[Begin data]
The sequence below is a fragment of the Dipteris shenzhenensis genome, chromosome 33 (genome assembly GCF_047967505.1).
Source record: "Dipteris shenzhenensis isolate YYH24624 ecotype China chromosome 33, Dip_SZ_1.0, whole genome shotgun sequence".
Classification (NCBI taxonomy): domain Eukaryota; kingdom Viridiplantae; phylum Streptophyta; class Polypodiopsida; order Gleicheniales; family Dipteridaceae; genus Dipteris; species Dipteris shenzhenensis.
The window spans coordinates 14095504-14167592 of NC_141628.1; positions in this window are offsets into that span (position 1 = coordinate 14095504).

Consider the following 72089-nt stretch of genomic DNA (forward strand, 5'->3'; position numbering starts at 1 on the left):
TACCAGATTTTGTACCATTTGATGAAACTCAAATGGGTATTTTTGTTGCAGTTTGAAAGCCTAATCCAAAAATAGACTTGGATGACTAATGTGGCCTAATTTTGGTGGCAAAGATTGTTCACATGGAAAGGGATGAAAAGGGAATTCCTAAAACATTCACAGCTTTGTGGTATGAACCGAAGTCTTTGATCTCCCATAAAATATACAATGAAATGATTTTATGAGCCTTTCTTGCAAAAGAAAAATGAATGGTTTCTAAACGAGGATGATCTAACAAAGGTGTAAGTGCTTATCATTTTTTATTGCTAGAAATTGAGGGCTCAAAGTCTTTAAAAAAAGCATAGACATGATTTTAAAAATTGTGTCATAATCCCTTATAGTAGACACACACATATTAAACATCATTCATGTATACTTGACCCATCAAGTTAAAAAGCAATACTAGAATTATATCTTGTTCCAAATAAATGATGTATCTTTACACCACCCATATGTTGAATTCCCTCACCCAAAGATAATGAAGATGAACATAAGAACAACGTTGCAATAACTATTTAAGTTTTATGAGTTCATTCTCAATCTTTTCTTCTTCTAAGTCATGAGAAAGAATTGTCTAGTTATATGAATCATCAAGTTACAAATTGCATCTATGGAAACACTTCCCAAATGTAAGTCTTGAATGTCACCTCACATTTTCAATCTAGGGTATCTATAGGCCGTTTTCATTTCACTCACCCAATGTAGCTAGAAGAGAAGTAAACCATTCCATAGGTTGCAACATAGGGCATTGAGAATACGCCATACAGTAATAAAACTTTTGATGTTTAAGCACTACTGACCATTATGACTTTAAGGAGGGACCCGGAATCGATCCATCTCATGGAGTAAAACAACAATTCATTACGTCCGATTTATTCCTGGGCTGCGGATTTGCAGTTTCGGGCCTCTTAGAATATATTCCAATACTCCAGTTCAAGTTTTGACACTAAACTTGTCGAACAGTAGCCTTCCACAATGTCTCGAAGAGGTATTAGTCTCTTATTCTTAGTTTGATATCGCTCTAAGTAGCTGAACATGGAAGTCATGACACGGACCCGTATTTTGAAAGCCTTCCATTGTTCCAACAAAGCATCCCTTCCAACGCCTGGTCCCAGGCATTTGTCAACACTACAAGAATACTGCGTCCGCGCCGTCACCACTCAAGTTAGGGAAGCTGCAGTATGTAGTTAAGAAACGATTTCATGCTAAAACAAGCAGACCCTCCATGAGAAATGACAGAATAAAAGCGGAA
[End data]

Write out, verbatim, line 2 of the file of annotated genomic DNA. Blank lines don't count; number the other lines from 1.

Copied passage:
Source record: "Dipteris shenzhenensis isolate YYH24624 ecotype China chromosome 33, Dip_SZ_1.0, whole genome shotgun sequence".